The Australian Government has also stepped up its plan to introduce AWAs to small businesses by cutting registration and approval times so that filing and approving AWAs will in future occur at the same time, with the five day period employee consideration period to be abolished.
Compliance with the National Code
The National Code requires contractors to:
The primary focus of the National Code is the "freedom of association" provision, which effectively bans compulsory unionism.
Attaching the strings
Transport Minister John Anderson has been unequivocal in stating that the roadworks money, which along with rail is a major component of AusLink funding, will only be available to States that adopt the National Code. He has indicated he will withhold the cash "as long as it takes" to get States to conform on the basis that the Government requires acceptable value from its funding:
"I am not going to allow this historic opportunity to upgrade our land transport system to be frittered away on featherbedding and inefficiency… This code is non-negotiable."
(The Age, 21 November 2004).
Some States may find it difficult to do other than comply with the National Code because the AusLink projects are too expensive to fund on their own. The Bracks Government previously rejected a $90M federal grant for the redevelopment of the MCG because the money was conditional on compliance with the Government's workplace relations reform agenda. At the time, the Victorian Government was able to fund the MCG project without federal assistance. The States, however, are unlikely to reject the AusLink funding given the amount of funding involved. Indeed, the Victorian Government announced on 8 February that it would adopt the National Code so that it could access the AusLink funding.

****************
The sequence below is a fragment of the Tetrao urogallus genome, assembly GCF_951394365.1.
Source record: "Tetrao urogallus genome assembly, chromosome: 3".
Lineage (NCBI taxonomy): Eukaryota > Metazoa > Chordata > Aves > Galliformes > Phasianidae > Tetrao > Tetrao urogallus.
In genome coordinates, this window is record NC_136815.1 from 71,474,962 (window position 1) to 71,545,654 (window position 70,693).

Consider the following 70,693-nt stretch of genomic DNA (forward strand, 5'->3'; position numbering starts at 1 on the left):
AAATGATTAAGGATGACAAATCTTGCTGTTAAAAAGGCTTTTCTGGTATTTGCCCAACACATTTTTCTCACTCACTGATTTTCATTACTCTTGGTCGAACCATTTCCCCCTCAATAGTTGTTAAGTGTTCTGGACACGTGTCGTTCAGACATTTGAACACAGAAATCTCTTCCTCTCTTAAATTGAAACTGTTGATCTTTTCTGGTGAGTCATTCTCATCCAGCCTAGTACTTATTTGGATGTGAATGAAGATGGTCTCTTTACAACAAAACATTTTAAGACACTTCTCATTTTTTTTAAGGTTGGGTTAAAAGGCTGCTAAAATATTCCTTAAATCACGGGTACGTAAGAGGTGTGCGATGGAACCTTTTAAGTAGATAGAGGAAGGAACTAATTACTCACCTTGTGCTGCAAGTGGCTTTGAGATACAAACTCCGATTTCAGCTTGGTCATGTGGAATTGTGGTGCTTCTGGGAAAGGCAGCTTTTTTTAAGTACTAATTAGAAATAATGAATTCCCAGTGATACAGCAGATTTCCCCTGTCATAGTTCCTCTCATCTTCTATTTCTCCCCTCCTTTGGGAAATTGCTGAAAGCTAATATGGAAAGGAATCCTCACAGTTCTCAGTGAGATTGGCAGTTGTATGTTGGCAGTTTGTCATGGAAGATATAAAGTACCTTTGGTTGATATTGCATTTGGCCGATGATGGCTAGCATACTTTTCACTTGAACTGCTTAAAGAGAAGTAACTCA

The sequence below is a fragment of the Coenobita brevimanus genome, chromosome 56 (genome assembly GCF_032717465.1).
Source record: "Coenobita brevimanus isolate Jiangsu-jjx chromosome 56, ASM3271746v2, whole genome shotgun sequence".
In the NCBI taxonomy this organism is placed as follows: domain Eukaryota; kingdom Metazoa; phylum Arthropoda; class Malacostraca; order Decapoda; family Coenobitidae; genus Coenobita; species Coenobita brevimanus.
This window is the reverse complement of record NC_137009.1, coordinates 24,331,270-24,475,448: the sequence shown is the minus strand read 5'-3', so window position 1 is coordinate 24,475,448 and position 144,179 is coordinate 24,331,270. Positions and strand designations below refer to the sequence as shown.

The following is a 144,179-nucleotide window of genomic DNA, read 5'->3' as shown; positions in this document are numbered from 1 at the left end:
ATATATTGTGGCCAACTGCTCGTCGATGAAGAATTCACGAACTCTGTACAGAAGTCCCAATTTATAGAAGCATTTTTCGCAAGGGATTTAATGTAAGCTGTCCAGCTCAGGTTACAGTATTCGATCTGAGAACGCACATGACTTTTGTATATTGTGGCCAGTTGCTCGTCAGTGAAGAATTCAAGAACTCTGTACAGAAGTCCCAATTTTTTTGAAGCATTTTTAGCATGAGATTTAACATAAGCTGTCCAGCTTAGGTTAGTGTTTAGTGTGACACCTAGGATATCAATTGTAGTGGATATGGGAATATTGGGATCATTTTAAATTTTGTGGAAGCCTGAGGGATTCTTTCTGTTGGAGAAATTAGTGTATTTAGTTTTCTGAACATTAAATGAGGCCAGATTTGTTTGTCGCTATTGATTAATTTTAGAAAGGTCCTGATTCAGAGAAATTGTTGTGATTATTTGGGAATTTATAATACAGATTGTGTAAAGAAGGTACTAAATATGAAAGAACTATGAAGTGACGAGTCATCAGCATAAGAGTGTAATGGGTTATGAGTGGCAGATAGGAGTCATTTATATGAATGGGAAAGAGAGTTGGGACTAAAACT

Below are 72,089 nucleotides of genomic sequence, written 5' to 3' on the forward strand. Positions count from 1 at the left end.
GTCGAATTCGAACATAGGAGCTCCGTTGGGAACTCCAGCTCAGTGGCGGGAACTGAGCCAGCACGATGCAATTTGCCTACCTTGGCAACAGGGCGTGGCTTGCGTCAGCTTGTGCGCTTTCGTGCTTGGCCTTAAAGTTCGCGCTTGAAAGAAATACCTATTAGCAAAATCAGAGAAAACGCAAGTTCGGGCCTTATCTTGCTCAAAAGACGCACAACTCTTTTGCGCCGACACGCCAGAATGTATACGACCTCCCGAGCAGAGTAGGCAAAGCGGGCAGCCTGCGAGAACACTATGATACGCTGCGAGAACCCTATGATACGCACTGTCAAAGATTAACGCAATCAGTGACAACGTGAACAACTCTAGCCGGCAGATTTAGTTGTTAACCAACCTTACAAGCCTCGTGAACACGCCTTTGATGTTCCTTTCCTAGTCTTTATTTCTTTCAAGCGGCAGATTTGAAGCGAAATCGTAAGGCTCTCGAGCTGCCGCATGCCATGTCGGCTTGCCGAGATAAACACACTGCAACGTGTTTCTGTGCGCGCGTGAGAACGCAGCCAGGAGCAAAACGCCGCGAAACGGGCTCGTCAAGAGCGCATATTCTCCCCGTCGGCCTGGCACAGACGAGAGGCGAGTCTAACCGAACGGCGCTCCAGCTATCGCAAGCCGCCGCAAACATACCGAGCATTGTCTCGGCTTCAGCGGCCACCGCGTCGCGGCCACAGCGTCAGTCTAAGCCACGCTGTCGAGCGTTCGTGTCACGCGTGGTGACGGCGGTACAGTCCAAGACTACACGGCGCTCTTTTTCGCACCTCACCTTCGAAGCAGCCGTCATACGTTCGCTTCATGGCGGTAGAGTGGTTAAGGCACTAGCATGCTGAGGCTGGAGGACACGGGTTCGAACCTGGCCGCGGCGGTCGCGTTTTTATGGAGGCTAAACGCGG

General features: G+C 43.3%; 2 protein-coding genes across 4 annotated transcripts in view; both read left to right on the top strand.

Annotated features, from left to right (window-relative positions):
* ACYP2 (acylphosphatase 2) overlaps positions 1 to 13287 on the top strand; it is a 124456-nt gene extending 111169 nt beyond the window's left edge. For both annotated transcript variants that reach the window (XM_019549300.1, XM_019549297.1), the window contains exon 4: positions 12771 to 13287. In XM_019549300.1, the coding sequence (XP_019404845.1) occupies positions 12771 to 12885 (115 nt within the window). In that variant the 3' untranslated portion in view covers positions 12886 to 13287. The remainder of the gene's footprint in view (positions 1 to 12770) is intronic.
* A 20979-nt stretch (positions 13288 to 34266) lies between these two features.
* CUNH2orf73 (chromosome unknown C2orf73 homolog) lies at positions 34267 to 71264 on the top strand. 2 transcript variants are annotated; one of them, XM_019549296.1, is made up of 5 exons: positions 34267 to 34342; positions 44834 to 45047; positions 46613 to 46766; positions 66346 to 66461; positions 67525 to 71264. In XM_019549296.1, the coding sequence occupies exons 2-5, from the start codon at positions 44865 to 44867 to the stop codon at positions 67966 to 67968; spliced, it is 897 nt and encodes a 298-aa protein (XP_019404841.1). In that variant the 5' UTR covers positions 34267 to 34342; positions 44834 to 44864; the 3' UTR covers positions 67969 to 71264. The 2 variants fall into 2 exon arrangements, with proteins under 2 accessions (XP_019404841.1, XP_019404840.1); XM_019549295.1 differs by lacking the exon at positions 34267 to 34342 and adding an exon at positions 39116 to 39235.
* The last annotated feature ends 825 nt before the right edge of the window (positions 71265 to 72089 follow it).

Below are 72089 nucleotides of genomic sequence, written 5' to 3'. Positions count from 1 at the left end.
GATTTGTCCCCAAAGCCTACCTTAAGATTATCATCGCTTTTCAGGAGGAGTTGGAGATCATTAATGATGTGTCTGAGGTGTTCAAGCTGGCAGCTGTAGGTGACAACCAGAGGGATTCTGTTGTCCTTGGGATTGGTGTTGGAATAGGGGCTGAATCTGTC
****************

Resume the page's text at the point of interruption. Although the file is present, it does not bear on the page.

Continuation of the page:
Further, federal laws look very likely to change in 2005 so that compliance with the National Code will no longer be a matter of choice.
The Federal Workplace Relations Minister Kevin Andrews has stated that the building industry is a key element of the Government's fourth term agenda. Accordingly, the main vehicle for building industry reform, the Building and Construction Industry Improvement Bill ("BCII Bill"), will be reintroduced to the Senate in 2005. The stand-alone regulator - the Australian Building and Construction Commission - will be part of the package. Its charter is to gather information and launch legal actions to redress the Cole Royal Commission findings that the industry is characterised by illegal and improper payments, threats of violence, chronic failure to honour legally binding agreements, contempt for commission and court rulings, and with a culture of coercion, harassment and intimidation.